We hold that the Ordinance does not violate the freedom of expression guarantee of the First Amendment of the United States Constitution, in accordance with the United States Supreme Court's decision in Barnes. Moreover, we find that the Ordinance does not violate the Equal Protection Clause of the Fourteenth Amendment of the United States Constitution.
Further, we decline to exercise supplemental jurisdiction over plaintiff's state constitutional claims and therefore do not reach the merits of whether the Ordinance violates the free speech and equal protection provisions of the Pennsylvania Constitution Article I, § 7 and Article I, §§ 26 and 28, respectively.
The consolidated case will therefore be remanded to the Court of Common Pleas of Luzerne County, Pennsylvania.
An appropriate order will issue.
For the reasons stated in the accompanying memorandum, IT IS ORDERED THAT:
1. The cases docketed to No. 98-CV-1115 and No. 98-CV-1116 are consolidated for all purposes, with No. 98-CV-1115 as the surviving case.
2. Defendants' motion to dismiss (record document no. 2) is granted, with prejudice, as to plaintiff's federal constitutional claims.
3. We decline to exercise supplemental jurisdiction over plaintiff's state constitutional claims pursuant to 28 U.S.C. §§ 1367(c) (1) and (3).
4. The consolidated case is remanded to the Court of Common Pleas of Luzerne County, Pennsylvania.
5. The clerk is directed to close the file.NOTES
 Counsel for plaintiff has voluntarily withdrawn any action against the Mayor and Members of Nescopeck Borough Council. See Plaintiff's Brief in Opposition to Defendants' Motion to Dismiss at 12.
 A majority of the Supreme Court was unable to agree on an opinion; however, we believe the plurality opinion expressed by Chief Justice Rehnquist and joined by Justice O'Connor and Justice Kennedy is the most instructive analysis of the First Amendment freedom of expression issue presented in Barnes as well as the case at bar.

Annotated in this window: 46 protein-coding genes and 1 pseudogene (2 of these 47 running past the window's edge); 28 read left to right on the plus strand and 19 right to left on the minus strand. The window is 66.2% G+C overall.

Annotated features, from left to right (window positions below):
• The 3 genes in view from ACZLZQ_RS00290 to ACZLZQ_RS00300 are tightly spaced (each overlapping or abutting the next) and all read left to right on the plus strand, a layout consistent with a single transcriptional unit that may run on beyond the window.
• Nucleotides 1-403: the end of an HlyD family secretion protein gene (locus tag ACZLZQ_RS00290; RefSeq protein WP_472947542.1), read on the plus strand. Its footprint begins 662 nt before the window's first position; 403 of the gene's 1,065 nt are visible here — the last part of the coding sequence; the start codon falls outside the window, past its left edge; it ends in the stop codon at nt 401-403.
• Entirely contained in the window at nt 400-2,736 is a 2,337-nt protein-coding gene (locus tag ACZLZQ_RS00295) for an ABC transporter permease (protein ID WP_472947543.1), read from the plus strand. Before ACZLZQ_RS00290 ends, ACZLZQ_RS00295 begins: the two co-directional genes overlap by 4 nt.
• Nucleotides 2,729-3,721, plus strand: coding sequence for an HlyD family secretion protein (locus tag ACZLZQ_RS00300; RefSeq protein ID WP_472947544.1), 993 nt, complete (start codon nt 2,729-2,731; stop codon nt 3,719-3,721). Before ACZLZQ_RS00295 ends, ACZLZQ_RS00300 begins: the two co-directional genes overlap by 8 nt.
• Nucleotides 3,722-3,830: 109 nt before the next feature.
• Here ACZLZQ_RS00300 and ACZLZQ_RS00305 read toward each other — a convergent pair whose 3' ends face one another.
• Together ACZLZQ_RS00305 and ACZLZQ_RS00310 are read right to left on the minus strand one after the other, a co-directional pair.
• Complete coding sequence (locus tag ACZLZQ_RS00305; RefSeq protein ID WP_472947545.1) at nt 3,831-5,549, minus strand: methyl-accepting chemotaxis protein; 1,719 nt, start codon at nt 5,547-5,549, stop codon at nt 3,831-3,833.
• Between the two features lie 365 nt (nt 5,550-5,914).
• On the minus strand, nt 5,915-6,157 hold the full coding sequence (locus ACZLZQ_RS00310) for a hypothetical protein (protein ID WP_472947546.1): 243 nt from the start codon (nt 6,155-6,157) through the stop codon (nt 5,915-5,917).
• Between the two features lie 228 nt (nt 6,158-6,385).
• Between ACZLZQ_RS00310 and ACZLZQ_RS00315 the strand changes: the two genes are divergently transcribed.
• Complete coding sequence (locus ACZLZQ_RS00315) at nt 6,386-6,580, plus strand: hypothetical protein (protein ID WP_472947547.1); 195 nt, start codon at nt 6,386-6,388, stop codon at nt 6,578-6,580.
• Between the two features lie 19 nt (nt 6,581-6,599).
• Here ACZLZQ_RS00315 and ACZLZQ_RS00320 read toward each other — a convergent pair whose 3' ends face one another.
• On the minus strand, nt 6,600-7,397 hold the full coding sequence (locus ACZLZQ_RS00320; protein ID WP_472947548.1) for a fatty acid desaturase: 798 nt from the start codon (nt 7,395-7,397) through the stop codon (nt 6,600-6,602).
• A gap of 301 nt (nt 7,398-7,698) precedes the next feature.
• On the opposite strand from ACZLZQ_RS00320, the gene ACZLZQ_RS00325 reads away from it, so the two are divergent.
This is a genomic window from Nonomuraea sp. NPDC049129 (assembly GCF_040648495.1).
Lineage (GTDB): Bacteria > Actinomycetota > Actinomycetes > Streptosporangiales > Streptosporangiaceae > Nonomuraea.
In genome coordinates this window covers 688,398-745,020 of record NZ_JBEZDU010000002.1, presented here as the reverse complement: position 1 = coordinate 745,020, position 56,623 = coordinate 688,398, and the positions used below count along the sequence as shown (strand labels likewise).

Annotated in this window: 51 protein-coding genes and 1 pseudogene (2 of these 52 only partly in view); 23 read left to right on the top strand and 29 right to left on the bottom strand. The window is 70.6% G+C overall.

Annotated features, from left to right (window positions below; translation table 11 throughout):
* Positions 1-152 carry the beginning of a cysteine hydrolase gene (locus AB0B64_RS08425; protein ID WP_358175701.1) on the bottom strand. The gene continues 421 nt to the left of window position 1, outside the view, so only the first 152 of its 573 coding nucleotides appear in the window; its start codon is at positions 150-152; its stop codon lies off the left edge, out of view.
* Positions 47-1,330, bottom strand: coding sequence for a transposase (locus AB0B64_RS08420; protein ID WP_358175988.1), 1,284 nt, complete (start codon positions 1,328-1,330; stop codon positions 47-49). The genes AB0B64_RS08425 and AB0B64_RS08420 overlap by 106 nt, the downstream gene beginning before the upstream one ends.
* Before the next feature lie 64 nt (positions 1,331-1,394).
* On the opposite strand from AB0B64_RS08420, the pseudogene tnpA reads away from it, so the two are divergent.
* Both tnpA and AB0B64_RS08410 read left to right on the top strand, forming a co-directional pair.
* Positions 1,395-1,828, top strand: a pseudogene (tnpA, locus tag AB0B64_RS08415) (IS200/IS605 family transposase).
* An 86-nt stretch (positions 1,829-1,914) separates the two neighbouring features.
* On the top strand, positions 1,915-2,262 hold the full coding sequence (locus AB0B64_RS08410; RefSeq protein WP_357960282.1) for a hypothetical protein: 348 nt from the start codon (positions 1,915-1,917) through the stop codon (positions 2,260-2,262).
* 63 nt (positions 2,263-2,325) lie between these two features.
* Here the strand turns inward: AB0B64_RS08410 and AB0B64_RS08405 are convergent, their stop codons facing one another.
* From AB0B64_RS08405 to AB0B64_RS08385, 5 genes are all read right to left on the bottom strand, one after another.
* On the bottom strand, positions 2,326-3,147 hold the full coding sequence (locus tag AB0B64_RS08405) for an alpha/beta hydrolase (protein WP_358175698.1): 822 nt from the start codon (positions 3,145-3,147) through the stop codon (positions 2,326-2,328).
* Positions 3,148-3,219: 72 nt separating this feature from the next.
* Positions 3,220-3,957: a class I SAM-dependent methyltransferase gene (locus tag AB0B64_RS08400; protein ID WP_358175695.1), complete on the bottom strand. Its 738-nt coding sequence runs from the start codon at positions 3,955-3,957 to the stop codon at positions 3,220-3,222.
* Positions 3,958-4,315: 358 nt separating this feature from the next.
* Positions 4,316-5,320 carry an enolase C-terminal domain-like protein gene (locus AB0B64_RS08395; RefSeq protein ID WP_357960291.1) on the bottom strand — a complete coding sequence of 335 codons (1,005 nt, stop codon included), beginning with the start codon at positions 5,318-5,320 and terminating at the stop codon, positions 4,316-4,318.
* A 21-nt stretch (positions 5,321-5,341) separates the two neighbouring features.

Justice Souter and Justice Scalia concurred separately. Justice White wrote the dissent, in which Justice Marshall, Justice Blackmun and Justice Stevens joined.
 Justice Scalia was the only member of the Court to express the view that the statute, "as a general law regulating conduct and not specifically directed at expression ... [was] not subject to First Amendment scrutiny at all." Barnes, 501 U.S. at 572, 111 S. Ct. 2456.
 There is no reasonable basis whatsoever to infer an intent to prohibit erotic dancing. At the time of the enactment of the public indecency ordinance there was in full force and effect in Nescopeck a zoning ordinance expressly permitting adult entertainment establishments, including adult cabarets, as conditional uses in a Commercial District. An "adult cabaret" is defined in the zoning ordinance as: "A cabaret which features go-go dancers, exotic dancers, strippers, male and female impersonators, or similar entertainers and which excludes minors by virtue of age." Complaint, 7-8; Affidavit of Franklin E. Kepner, Jr.
 We note that plaintiff cites in his brief the district court's decision in Philadelphia Police & Fire Ass'n v. City of Philadelphia, 699 F. Supp. 1106 (E.D.Pa.1988), wherein the court held that denial of benefits to retarded persons living at home violated equal protection rights and substantive due process rights. The district court, while agreeing that the mentally retarded do not fall within a suspect class or quasi-suspect class, applied the rational basis test and held that "the denial of services to the members of the plaintiff class [does not further] any substantial state interest." Philadelphia Police, 699 F. Supp. at 1114. In plaintiff D'Angio's brief, he fails to note that on appeal, the Third Circuit reversed the district court's decision in Philadelphia Police. See Philadelphia Police, 874 F.2d at 156. In doing so, the court stated that "the district court overstepped these bounds when it held the cutbacks arbitrary and irrational." Id. at 163. "[I]t cannot be said that Philadelphia's decision to limit cuts to those mentally retarded receiving services at home is `wholly irrelevant to the achievement of the State's objective' of reducing expenditures with minimal disruption to the system." Id.